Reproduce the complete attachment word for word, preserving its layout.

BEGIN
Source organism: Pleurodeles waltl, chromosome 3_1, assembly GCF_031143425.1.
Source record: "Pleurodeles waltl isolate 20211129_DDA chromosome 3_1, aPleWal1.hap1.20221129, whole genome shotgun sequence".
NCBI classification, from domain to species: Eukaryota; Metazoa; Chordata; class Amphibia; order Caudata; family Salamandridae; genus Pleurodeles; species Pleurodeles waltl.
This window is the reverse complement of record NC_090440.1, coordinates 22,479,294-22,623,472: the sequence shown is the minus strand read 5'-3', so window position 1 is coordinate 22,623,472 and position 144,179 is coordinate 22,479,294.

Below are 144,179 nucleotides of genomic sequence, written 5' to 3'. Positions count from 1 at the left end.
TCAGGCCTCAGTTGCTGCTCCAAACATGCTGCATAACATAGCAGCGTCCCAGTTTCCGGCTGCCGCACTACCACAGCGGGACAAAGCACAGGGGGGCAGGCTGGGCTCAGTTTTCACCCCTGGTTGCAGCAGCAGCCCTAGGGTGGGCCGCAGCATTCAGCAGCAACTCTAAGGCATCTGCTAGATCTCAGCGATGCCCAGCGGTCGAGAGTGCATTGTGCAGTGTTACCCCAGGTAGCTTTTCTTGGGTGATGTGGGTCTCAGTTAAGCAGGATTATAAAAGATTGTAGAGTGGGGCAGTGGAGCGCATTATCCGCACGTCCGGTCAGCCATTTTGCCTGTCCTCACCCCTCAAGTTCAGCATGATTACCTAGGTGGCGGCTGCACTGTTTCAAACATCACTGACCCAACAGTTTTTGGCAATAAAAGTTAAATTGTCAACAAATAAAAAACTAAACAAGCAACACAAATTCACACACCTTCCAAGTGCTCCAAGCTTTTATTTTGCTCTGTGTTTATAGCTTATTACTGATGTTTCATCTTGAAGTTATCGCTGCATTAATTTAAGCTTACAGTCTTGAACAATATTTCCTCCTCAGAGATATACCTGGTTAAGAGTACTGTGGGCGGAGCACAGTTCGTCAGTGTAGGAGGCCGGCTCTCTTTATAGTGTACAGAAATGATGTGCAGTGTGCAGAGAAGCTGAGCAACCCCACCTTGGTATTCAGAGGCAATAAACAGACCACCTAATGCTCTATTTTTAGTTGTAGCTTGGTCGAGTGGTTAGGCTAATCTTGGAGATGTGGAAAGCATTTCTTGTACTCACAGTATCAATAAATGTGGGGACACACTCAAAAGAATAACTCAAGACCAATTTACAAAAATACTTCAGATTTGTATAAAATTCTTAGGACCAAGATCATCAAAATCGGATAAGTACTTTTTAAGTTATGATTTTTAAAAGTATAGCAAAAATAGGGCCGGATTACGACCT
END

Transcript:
Source organism: Pleurodeles waltl, chromosome 3_1, assembly GCF_031143425.1.
Source record: "Pleurodeles waltl isolate 20211129_DDA chromosome 3_1, aPleWal1.hap1.20221129, whole genome shotgun sequence".
NCBI classification, from domain to species: Eukaryota; Metazoa; Chordata; class Amphibia; order Caudata; family Salamandridae; genus Pleurodeles; species Pleurodeles waltl.
This window is the reverse complement of record NC_090440.1, coordinates 22,479,294-22,623,472: the sequence shown is the minus strand read 5'-3', so window position 1 is coordinate 22,623,472 and position 144,179 is coordinate 22,479,294.

Below are 144,179 nucleotides of genomic sequence, written 5' to 3'. Positions count from 1 at the left end.
TCAGGCCTCAGTTGCTGCTCCAAACATGCTGCATAACATAGCAGCGTCCCAGTTTCCGGCTGCCGCACTACCACAGCGGGACAAAGCACAGGGGGGCAGGCTGGGCTCAGTTTTCACCCCTGGTTGCAGCAGCAGCCCTAGGGTGGGCCGCAGCATTCAGCAGCAACTCTAAGGCATCTGCTAGATCTCAGCGATGCCCAGCGGTCGAGAGTGCATTGTGCAGTGTTACCCCAGGTAGCTTTTCTTGGGTGATGTGGGTCTCAGTTAAGCAGGATTATAAAAGATTGTAGAGTGGGGCAGTGGAGCGCATTATCCGCACGTCCGGTCAGCCATTTTGCCTGTCCTCACCCCTCAAGTTCAGCATGATTACCTAGGTGGCGGCTGCACTGTTTCAAACATCACTGACCCAACAGTTTTTGGCAATAAAAGTTAAATTGTCAACAAATAAAAAACTAAACAAGCAACACAAATTCACACACCTTCCAAGTGCTCCAAGCTTTTATTTTGCTCTGTGTTTATAGCTTATTACTGATGTTTCATCTTGAAGTTATCGCTGCATTAATTTAAGCTTACAGTCTTGAACAATATTTCCTCCTCAGAGATATACCTGGTTAAGAGTACTGTGGGCGGAGCACAGTTCGTCAGTGTAGGAGGCCGGCTCTCTTTATAGTGTACAGAAATGATGTGCAGTGTGCAGAGAAGCTGAGCAACCCCACCTTGGTATTCAGAGGCAATAAACAGACCACCTAATGCTCTATTTTTAGTTGTAGCTTGGTCGAGTGGTTAGGCTAATCTTGGAGATGTGGAAAGCATTTCTTGTACTCACAGTATCAATAAATGTGGGGACACACTCAAAAGAATAACTCAAGACCAATTTACAAAAATACTTCAGATTTGTATAAAATTCTTAGGACCAAGATCATCAAAATCGGATAAGTACTTTTTAAGTTATGATTTTTAAAAGTATAGCAAAAATAGGGCCGGATTACGACCT